column by David Barron at chron.com.
If estimates valuing the deal at $3 billion over 20 years are reasonably correct, cable bills in LA are about to go up big-time. However, Time Warner in LA, like Comcast in Houston with its Rockets-Astros network launching in 2012, now must sell the new channel in a marketplace that has substantial numbers of households serviced by providers and about 620,000 households with no pay TV.
DirecTV has more than a million customers in LA, which, along with other providers and uncabled households, together account for more than half of the households in the LA market. Another remarkable element of the deal is that Time Warner is paying so much money for, given the Lakers’ popularity with the NBA’s national outlets, maybe 60 to 65 exclusive telecasts each year.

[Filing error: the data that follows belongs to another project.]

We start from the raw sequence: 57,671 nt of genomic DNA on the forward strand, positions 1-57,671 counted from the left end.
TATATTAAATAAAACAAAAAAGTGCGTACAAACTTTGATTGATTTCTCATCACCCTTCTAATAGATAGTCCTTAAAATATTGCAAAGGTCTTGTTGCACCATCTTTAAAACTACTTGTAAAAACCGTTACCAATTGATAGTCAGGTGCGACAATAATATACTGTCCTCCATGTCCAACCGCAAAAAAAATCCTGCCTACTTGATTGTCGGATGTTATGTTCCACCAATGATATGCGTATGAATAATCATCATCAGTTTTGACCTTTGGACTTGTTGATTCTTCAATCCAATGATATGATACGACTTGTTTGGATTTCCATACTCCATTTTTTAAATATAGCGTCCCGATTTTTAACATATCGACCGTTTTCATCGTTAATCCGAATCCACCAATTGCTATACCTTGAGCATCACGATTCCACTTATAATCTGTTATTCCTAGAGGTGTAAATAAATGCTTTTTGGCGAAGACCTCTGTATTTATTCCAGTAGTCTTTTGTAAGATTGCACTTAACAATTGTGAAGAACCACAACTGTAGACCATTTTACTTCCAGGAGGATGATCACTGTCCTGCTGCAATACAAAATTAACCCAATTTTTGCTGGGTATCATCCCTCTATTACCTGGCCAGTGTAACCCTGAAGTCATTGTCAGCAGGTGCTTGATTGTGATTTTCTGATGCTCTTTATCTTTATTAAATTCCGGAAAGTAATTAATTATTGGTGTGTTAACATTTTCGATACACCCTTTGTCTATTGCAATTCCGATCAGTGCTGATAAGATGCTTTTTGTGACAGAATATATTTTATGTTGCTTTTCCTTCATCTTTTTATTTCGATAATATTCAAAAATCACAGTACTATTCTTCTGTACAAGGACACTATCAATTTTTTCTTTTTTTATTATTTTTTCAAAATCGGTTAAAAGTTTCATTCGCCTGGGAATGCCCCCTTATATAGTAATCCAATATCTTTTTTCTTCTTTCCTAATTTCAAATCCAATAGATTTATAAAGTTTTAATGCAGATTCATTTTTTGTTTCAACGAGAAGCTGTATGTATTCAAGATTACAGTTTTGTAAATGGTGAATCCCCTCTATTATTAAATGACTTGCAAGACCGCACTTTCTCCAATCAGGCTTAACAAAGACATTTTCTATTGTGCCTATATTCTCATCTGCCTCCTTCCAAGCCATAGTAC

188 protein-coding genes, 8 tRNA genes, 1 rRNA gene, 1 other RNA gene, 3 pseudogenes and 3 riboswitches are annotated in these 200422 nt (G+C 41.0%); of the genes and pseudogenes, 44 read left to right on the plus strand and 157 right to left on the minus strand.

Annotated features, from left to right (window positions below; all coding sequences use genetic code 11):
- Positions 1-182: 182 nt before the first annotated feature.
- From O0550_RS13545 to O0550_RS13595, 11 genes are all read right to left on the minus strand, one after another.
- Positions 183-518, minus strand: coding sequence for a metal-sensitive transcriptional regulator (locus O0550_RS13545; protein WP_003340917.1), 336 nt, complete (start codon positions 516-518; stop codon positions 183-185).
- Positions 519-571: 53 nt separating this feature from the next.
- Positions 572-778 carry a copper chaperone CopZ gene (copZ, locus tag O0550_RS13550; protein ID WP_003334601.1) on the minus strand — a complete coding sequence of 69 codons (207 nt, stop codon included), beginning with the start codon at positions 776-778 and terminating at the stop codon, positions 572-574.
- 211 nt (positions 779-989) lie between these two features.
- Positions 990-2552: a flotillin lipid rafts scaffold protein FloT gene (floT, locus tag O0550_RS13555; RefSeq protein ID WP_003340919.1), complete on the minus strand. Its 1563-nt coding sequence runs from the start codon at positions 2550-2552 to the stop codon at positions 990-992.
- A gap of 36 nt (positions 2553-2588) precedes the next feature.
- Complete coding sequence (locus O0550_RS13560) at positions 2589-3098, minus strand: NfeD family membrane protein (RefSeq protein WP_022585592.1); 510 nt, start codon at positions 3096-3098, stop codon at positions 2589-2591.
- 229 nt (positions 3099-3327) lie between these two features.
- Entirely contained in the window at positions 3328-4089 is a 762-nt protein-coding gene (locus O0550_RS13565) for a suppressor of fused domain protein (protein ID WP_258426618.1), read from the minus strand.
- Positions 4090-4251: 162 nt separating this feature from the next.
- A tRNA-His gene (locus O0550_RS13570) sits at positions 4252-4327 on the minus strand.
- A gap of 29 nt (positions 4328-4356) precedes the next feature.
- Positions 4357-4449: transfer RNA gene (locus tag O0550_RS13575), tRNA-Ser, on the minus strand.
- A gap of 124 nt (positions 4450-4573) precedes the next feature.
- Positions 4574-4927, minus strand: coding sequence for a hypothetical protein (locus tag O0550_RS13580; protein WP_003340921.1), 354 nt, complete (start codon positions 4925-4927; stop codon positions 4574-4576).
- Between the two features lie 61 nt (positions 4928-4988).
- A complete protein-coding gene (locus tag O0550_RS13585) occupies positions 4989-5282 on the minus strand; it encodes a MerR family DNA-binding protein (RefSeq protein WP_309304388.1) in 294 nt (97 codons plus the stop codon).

Fox Sports Net, meanwhile, isn’t going out of business, but is remarkable to consider the extent to which it is fading as a force in Top 10 markets.
It still has a full run of teams in Atlanta, Dallas-Fort Worth and, until the Lakers leave, Los Angeles. But in addition to team-owned outlets like NESN in Boston and YES in New York, Comcast is now a dominant Top 10 player with MLB/NBA/NHL deals in the San Francisco Bay Area, Philadelphia, Chicago and Washington, D.C., with Houston soon to follow, plus the Mets in New York and the Celtics in New England.
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